Humor in China

Today’s post was written by gphomestay’s Program Solutions Team.

 

Picture this: you just made a joke in your classroom, and everyone, except for your international students, is laughing. Your first instinct would likely be to blame the language barrier and assume that the student simply didn’t understand the joke. But what if there was another element at play? What if the student understood the joke as it was told, but didn’t grasp what made it humorous? This scenario is actually far more common than one would imagine and is due to fascinating cultural differences regarding what is considered comical.

Although there are certain aspects of humor that are nearly universal, there are other components that are more culturally dependent, including the style, content and context. In this post, we’ll juxtapose Chinese and American styles of humor and clarify a few significant differences.

Style

Although American humor features puns and wordplay, jokes tend to be more based on situational or contextual humor. Chinese humor, on the other hand, has historically relied heavily on puns. This is largely due to the fact that the Chinese language is ripe with homonyms and therefore more conducive to wordplay. For examples of Chinese homophonic jokes, which are truly ubiquitous and embedded in Chinese culture, click here.

Content

One of the more prominent difference between American and Chinese styles of humor relates to content. In American humor, jokes often touch on personal topics (e.g. relationships), finances, age, etc.

There are, however, clear boundaries as to what is and is not considered appropriate. In Chinese culture, however, there are far more rules as to what is and is not considered appropriate to joke about. For instance, jokes regarding politics are considered inappropriate and are therefore reserved for anonymous internet message boards and social media. Humor regarding finances or the economy may be seen as too depressing or serious to be funny. Jokes regarding relationships with family or loved ones may be considered too personal to be shared.

One particularly interesting subset of Chinese humor is known as a “cold joke.” These types of jokes are unique in that the content is meant to be exceptionally unfunny. These jokes are named as such because they are ideally so bad that the listener will react to the punchline with a cold shiver. For example try to read this joke without getting a chill down your spine: “There was a hide and seek club at my high school. The president still hasn’t been found.”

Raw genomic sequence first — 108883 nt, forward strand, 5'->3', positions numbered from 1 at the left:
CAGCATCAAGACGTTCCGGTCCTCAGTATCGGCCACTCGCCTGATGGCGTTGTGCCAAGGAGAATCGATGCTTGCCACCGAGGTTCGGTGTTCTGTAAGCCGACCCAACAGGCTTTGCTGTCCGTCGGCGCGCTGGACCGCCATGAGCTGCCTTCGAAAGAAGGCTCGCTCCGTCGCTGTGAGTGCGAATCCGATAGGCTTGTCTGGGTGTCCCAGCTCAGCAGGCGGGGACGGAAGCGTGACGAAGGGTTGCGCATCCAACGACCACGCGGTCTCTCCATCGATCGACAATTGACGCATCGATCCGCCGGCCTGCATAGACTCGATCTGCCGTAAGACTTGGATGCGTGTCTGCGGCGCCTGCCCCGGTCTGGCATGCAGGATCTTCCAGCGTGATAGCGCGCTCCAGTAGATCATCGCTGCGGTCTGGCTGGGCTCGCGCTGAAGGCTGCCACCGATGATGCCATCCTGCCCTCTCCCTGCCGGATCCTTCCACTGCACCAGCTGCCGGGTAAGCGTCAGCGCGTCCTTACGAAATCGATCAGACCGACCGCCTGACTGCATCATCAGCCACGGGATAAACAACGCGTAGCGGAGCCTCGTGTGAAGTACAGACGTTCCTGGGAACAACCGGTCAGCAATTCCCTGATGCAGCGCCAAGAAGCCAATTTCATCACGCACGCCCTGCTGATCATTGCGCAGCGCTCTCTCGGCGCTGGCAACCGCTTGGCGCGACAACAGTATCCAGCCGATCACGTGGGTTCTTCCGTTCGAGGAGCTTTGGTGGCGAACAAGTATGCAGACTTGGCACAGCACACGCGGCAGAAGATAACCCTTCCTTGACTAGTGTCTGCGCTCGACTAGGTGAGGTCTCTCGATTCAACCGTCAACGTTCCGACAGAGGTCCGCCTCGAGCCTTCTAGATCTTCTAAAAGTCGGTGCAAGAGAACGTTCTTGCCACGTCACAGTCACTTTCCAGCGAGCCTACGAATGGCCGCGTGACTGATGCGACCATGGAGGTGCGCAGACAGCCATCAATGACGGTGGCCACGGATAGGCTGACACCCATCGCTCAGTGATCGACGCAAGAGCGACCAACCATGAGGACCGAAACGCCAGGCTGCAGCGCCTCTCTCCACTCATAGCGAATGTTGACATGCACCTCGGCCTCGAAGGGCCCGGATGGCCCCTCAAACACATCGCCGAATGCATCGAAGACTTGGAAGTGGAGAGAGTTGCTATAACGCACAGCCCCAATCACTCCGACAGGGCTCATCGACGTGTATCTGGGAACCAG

Context

Finally, there is a distinct difference in regards to the appropriate context for telling a joke. In the United States, it is typically appropriate for any individual to joke with any other individual. For instance, assuming the situation was light enough, one might joke with his or her boss or superior.

China, however, is very much a hierarchical culture in which relationship type tends to dictate who is and is not) allowed to tell jokes to whom. For instance, it might be very common and accepted for a student in the U.S. to joke with his or her teacher; however, the same behavior in China may be seen as disrespectful given the relationship dynamic (teacher as infallible, parent-like figure) and the context (class time should be taken seriously, and because jokes are not serious, they are seen as a misuse of time).

All in all, despite these cultural nuances, we tend to find that when it comes to humor in differing cultures, there are more similarities than differences. Nevertheless, you should use humor and jokes as a fun opportunity for cultural exchange. For instance, ask your international students to tell you a classic joke from their culture that may or may not translate culturally and to explain why it’s funny. Next, have your domestic students do the same. If done correctly, this exercise can be a fun way to identify some fascinating cultural differences.http://en.wikipedia.org/wiki/Homophonic_puns_in_Mandarin_Chinese